Q & A - Are Oven Bags Safe?
bags are made with polyethylene terephthalate (PET), a type of plastic
usually considered safe to use for food and water. But, a 2007 study that
included PET roasting bags and ready-made products in PET baking dishes found
that half of the products prepared at a temperature of 356°F exceeded the
specific migration limit of chemicals set for food contact material by the
Since that study, most
research is focused on PET water bottles. The results from these studies
provide plenty of evidence that PET oven bags are not safe.
- A 2011 study found that
all types of plastic, including PET, will leach endocrine disrupters like
antimony into food and water. Antimony is also a possible carcinogen and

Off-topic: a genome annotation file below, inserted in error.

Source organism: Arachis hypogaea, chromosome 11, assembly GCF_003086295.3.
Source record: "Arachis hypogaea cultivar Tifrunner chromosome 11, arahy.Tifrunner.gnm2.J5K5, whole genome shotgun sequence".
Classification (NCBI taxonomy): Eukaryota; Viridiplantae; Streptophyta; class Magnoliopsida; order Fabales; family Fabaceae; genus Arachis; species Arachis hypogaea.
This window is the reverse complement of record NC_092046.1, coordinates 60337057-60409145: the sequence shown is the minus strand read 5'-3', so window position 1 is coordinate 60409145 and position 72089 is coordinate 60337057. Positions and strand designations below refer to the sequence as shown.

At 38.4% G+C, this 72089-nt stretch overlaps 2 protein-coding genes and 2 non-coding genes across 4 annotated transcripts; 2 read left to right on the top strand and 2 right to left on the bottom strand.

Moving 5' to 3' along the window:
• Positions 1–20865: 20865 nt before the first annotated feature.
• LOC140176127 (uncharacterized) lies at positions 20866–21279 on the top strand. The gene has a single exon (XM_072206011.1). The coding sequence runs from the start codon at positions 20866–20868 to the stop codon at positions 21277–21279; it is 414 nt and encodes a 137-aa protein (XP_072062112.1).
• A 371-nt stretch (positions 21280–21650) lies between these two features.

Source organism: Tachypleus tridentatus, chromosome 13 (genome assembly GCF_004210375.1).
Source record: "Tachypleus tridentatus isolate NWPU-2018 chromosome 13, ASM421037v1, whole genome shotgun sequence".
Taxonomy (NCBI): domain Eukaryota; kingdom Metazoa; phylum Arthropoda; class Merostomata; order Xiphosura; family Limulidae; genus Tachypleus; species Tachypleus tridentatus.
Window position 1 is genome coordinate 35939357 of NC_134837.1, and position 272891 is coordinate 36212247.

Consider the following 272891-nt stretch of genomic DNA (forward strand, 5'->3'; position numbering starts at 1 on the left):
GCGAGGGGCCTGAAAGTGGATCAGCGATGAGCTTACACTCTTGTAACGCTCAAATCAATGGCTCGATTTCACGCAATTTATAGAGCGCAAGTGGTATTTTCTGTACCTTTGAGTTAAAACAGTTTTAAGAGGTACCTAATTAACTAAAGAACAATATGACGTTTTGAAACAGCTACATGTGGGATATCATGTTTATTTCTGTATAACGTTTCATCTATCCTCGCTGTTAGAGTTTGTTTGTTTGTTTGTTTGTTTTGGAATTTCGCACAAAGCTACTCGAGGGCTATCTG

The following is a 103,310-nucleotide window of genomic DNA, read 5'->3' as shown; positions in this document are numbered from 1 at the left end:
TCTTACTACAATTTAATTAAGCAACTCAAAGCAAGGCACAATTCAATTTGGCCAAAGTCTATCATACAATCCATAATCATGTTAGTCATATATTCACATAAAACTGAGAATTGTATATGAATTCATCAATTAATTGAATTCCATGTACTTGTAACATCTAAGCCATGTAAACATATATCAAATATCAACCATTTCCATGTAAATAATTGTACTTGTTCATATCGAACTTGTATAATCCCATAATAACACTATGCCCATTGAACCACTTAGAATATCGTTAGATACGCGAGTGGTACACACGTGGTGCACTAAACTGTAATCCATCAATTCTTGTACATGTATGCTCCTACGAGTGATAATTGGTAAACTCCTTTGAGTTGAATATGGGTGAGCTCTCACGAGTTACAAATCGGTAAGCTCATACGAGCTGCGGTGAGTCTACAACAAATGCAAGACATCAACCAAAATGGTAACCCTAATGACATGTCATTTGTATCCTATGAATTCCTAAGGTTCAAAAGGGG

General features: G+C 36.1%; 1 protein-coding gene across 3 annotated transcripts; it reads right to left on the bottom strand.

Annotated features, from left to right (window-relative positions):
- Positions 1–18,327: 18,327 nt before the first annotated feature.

developmental, cardiovascular, and reproductive toxin.
- A 2015 study found two
types of phthalates, diisobutyl phthalate and dibutyl phthalate, migrated from
roasting bags to spices and roasted meat. The highest concentrations of
phthalates were found in the spices used to cook the chicken meat. Phthalates, are endocrine
disrupters linked to diabetes, infertility, obesity,
allergies and asthma.
- A 2022 review of 91 studies reported that 150 food contact chemicals have
been found to migrate from PET bottles into food and water. These include the carcinogen antimony and several types of endocrine disrupting phthalates and BPA.
- A final thing to keep in mind about the safety of oven bags
is that the more fat in food cooked or stored in PET plastic, the more plastic
chemicals migrate into food.
recommends that women don't use roasting/steaming bags because the plastic
residues may leach into food when heated in a regular or microwave oven. Bottom
line – oven bags are made of plastic. And any type of plastic will release
toxic chemicals when heated.
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